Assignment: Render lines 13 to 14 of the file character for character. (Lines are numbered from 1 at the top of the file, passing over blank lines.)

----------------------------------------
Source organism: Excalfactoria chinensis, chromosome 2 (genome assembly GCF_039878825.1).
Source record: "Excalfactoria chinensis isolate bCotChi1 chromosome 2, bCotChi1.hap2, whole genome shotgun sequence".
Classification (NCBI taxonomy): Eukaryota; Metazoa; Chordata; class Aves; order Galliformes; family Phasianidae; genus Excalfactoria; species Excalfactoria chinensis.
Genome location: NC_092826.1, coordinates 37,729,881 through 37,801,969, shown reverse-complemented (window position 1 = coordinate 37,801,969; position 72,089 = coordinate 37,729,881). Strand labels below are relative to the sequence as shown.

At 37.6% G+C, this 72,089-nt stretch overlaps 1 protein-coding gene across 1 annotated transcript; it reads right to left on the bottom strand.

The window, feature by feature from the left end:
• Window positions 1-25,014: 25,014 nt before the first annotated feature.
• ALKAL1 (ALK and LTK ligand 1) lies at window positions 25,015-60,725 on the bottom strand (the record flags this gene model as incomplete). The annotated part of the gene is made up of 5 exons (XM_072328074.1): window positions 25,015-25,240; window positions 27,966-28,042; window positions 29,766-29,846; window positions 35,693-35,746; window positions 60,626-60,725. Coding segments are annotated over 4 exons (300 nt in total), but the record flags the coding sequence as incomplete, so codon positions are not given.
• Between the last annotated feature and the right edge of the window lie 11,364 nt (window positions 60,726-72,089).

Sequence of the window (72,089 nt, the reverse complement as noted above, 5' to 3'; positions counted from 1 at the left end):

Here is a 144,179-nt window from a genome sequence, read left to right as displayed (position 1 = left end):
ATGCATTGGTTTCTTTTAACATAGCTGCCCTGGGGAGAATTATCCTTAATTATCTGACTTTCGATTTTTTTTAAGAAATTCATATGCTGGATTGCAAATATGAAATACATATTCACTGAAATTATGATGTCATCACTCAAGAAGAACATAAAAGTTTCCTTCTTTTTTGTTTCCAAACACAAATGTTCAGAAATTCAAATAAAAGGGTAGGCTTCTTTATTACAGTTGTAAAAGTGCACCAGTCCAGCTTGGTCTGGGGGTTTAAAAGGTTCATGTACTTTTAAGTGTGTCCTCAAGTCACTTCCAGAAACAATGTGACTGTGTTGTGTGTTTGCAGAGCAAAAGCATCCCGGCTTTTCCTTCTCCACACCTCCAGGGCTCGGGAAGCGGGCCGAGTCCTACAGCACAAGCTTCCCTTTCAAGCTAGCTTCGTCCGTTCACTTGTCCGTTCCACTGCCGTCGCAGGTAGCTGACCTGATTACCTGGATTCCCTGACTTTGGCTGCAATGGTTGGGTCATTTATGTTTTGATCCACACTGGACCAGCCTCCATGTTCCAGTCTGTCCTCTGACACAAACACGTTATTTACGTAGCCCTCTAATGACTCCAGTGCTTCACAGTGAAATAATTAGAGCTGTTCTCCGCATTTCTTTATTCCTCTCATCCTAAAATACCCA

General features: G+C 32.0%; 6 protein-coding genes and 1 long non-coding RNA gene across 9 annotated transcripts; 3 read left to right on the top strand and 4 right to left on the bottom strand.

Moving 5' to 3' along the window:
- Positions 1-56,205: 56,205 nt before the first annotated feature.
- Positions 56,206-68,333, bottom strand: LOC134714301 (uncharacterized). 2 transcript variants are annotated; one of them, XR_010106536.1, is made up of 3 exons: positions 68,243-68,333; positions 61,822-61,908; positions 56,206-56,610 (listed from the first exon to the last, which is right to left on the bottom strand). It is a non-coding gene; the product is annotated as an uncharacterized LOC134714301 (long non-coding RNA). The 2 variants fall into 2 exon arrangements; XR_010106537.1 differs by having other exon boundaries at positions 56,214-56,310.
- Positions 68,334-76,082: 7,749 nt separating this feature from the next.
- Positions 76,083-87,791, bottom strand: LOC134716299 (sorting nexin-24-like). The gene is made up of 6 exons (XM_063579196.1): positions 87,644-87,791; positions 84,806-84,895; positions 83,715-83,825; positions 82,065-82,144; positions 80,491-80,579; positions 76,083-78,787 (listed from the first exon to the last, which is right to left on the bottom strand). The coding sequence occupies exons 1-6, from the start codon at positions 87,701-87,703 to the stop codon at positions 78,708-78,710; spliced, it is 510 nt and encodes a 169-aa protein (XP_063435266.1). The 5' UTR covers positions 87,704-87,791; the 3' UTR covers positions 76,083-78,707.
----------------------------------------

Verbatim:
General features: G+C 32.0%; 6 protein-coding genes and 1 long non-coding RNA gene across 9 annotated transcripts; 3 read left to right on the top strand and 4 right to left on the bottom strand.

Moving 5' to 3' along the window: